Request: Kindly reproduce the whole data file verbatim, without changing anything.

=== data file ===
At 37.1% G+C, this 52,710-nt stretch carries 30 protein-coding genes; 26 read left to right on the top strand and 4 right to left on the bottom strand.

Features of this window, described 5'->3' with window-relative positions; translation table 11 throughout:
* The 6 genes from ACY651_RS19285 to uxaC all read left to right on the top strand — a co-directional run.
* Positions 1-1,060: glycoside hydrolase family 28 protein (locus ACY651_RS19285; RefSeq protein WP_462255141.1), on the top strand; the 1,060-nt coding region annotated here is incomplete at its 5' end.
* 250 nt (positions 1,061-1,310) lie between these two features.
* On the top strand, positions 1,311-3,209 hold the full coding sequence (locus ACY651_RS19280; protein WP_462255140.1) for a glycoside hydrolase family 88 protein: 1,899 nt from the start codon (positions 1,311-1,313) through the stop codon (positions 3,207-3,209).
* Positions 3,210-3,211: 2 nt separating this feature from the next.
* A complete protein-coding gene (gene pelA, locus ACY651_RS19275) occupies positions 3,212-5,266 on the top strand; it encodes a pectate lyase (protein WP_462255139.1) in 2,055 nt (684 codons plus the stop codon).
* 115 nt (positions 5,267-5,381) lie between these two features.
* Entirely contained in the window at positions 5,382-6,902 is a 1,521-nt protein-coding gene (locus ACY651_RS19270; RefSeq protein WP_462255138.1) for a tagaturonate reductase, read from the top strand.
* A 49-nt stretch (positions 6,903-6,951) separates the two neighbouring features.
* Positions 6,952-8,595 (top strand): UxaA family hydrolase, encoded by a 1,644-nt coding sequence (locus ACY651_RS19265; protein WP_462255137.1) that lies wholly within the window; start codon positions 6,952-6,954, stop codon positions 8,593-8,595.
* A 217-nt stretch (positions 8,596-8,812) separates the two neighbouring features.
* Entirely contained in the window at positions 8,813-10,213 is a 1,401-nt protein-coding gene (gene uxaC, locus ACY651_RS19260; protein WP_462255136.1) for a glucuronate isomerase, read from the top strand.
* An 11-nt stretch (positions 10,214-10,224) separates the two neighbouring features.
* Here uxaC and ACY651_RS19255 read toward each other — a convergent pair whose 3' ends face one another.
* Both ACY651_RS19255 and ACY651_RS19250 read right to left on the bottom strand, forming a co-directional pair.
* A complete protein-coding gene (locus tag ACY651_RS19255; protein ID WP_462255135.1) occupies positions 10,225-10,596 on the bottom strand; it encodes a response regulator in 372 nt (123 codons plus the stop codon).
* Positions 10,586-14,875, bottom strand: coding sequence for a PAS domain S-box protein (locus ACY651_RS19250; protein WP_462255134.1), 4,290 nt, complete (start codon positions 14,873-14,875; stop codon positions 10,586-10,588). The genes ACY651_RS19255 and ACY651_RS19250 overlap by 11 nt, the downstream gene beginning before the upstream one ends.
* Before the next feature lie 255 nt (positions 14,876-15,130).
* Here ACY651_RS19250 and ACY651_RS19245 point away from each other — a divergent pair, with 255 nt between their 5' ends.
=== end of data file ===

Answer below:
At 37.1% G+C, this 52,710-nt stretch carries 30 protein-coding genes; 26 read left to right on the top strand and 4 right to left on the bottom strand.

Features of this window, described 5'->3' with window-relative positions; translation table 11 throughout:
* The 6 genes from ACY651_RS19285 to uxaC all read left to right on the top strand — a co-directional run.
* Positions 1-1,060: glycoside hydrolase family 28 protein (locus ACY651_RS19285; RefSeq protein WP_462255141.1), on the top strand; the 1,060-nt coding region annotated here is incomplete at its 5' end.
* 250 nt (positions 1,061-1,310) lie between these two features.
* On the top strand, positions 1,311-3,209 hold the full coding sequence (locus ACY651_RS19280; protein WP_462255140.1) for a glycoside hydrolase family 88 protein: 1,899 nt from the start codon (positions 1,311-1,313) through the stop codon (positions 3,207-3,209).
* Positions 3,210-3,211: 2 nt separating this feature from the next.
* A complete protein-coding gene (gene pelA, locus ACY651_RS19275) occupies positions 3,212-5,266 on the top strand; it encodes a pectate lyase (protein WP_462255139.1) in 2,055 nt (684 codons plus the stop codon).
* 115 nt (positions 5,267-5,381) lie between these two features.
* Entirely contained in the window at positions 5,382-6,902 is a 1,521-nt protein-coding gene (locus ACY651_RS19270; RefSeq protein WP_462255138.1) for a tagaturonate reductase, read from the top strand.
* A 49-nt stretch (positions 6,903-6,951) separates the two neighbouring features.
* Positions 6,952-8,595 (top strand): UxaA family hydrolase, encoded by a 1,644-nt coding sequence (locus ACY651_RS19265; protein WP_462255137.1) that lies wholly within the window; start codon positions 6,952-6,954, stop codon positions 8,593-8,595.
* A 217-nt stretch (positions 8,596-8,812) separates the two neighbouring features.
* Entirely contained in the window at positions 8,813-10,213 is a 1,401-nt protein-coding gene (gene uxaC, locus ACY651_RS19260; protein WP_462255136.1) for a glucuronate isomerase, read from the top strand.
* An 11-nt stretch (positions 10,214-10,224) separates the two neighbouring features.
* Here uxaC and ACY651_RS19255 read toward each other — a convergent pair whose 3' ends face one another.
* Both ACY651_RS19255 and ACY651_RS19250 read right to left on the bottom strand, forming a co-directional pair.
* A complete protein-coding gene (locus tag ACY651_RS19255; protein ID WP_462255135.1) occupies positions 10,225-10,596 on the bottom strand; it encodes a response regulator in 372 nt (123 codons plus the stop codon).
* Positions 10,586-14,875, bottom strand: coding sequence for a PAS domain S-box protein (locus ACY651_RS19250; protein WP_462255134.1), 4,290 nt, complete (start codon positions 14,873-14,875; stop codon positions 10,586-10,588). The genes ACY651_RS19255 and ACY651_RS19250 overlap by 11 nt, the downstream gene beginning before the upstream one ends.
* Before the next feature lie 255 nt (positions 14,876-15,130).
* Here ACY651_RS19250 and ACY651_RS19245 point away from each other — a divergent pair, with 255 nt between their 5' ends.